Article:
How to Keep Your Customers’ Debit Card PINs Secure

How to Keep Your Customers' Debit Card PINs Secure


Everyone involved in the processing of PIN-based debit card transactions is required to be in full compliance with all of the Payment Card Industry (PCI) PIN security requirements. There are quite a few of them — 32 to be exact — but compliance with five of them is particularly critical to your ability as a merchant to protect your customers’ PINs from falling into the wrong hands.


These five requirements are listed below and compliance with each one of them requires a close cooperation with your point-of-sale (POS) equipment provider and your payment processor. You may not understand all the technical jargon, but you should understand what each of these mandates is intended to achieve.

5 Essential PIN Security Requirements


1. Use PCI-compliant equipment. There is not much to be said about this requirement. You can find a list of PCI-compliant PIN-Entry device (PED) vendors at www.pcisecuritystandards.org/pin.


2. Do not log PIN blocks. Although individual PINs are encrypted or enciphered for protection within each transaction message, you must not store or log them after the transaction is processed. Many processing systems have programs that actively overwrite or mask PIN blocks. Moreover, processors are required to evaluate all inbound and outbound PIN-based messages to ensure that PIN blocks are not systematically logged within any system. Additionally, any temporary logging activity for troubleshooting or transaction research purposes must be followed by the removal of PIN blocks. Compliance with this requirement helps prevent hackers from successfully attacking any large repository of logged encrypted PINs.


3. Comply with secure key-injection procedures. Before your PEDs, more colloquially known as PIN pads, can be used, they must be securely “injected” (or “loaded”) with encryption keys. This will be handled by your PED vendor, in cooperation with your processor. You are required to establish procedures that prevent any one person from having access to all of the components of a single encryption key.


4. Use each encryption key for a single purpose. Using your PIN pad encryption keys solely for their intended purpose limits the exposure, in case any of them is compromised. All master or hierarchy keys used in any production or test environment must be unique and must never be shared or substituted. Using any production key in a test system is prohibited. Any production key exposed in the test system or any key encrypted using such exposed production key are considered compromised and should be replaced.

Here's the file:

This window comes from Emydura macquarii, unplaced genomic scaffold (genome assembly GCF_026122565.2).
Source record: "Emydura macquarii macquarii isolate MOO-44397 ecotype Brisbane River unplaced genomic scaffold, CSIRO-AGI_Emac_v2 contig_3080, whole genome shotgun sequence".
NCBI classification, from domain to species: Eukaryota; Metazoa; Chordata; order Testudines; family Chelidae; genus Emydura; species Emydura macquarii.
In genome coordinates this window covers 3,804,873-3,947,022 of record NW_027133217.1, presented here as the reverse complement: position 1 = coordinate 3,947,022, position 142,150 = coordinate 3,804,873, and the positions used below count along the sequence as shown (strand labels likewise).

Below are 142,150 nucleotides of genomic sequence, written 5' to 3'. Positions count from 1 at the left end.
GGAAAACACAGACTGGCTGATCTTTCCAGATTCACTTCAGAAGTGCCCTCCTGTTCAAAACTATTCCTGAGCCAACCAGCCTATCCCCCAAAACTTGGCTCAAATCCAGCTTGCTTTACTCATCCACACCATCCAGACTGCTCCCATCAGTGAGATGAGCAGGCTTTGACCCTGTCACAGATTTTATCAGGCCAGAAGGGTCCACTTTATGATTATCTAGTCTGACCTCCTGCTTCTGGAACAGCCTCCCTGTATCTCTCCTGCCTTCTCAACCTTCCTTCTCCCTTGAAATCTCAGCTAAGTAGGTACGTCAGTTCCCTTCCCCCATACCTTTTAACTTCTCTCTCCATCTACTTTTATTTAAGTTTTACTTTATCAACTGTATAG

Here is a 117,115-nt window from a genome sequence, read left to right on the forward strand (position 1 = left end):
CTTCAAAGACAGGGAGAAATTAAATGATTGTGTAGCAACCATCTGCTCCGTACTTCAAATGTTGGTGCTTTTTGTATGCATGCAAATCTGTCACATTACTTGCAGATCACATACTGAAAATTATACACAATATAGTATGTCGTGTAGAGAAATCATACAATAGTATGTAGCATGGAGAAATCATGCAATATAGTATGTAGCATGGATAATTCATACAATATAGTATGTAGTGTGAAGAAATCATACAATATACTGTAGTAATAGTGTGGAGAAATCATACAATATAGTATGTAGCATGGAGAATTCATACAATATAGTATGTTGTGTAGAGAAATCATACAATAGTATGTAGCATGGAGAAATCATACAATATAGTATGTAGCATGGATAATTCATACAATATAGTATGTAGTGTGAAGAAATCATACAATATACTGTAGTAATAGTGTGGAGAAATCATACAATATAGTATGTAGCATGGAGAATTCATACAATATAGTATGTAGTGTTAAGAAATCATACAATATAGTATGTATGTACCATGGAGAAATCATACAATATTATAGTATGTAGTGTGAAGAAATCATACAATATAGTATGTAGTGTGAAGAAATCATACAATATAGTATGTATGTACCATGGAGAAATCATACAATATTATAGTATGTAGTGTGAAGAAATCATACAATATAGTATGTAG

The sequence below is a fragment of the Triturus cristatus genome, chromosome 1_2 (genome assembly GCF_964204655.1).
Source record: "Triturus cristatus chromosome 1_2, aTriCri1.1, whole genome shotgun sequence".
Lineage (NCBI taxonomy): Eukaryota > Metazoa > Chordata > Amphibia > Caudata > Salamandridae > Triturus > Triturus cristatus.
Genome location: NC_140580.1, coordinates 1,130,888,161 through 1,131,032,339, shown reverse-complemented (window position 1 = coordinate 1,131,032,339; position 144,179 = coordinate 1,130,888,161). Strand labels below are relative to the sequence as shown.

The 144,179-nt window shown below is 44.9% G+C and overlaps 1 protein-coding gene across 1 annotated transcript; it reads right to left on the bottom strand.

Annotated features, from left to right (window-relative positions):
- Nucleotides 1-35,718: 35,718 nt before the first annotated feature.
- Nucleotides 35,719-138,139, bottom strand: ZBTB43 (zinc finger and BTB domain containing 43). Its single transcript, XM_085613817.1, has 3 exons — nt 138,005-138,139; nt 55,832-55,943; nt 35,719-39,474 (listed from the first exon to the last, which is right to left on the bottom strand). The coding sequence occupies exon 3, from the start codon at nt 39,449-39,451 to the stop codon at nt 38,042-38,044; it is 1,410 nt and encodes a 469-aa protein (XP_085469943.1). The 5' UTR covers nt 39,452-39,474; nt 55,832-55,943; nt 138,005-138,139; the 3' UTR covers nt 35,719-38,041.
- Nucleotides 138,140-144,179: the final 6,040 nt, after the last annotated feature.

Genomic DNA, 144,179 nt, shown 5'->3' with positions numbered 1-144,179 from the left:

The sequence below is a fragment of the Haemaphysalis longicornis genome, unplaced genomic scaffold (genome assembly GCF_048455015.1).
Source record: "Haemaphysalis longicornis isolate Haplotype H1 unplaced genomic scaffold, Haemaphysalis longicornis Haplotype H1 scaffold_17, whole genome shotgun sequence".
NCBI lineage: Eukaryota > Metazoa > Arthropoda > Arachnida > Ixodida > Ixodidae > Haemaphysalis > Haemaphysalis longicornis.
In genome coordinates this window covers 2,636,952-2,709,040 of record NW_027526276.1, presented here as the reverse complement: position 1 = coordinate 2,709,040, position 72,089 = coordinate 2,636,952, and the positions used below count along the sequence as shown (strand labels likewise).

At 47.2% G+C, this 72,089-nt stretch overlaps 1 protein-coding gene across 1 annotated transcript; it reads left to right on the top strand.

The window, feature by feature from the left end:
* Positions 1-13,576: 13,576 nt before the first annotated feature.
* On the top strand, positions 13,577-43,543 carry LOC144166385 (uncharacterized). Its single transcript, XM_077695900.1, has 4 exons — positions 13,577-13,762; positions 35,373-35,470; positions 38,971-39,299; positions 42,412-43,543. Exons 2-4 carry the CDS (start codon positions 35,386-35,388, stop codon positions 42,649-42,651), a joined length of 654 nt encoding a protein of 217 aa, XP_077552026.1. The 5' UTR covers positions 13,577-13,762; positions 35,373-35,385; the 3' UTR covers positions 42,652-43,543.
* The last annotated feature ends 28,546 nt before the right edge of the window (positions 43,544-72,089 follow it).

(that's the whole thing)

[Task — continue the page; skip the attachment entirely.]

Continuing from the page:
5. Use unique keys for each PIN pad. Make sure that your PIN pad vendor injects unique keys into each individual device, including initialization keys, key-exchange keys and PIN-encryption keys. Doing so limits the damage in case a key is cracked to only the PINs that were actually entered at the compromised machine. If, on the other hand, the cracked key is used for a large number of PIN pads, that would expose all PINs entered at all of those terminals.

The Takeaway


Compliance with the above five, as well as the other 27, PCI PIN security requirements is largely dependent on the capabilities of your equipment vendor and payment processor. This is another reason to take your time and carefully dot the i’s and cross the t’s when doing your due diligence before selecting either of them and to go beyond processing rates and terminal pricing when doing so.


A data security breach may seem to you as one of those things that only happen to others, but like all other types of payment processing risk, it is little more than a numbers game and it is up to you to ensure that the odds are stacked in your favor.


Image credit: FinancialPost.com.

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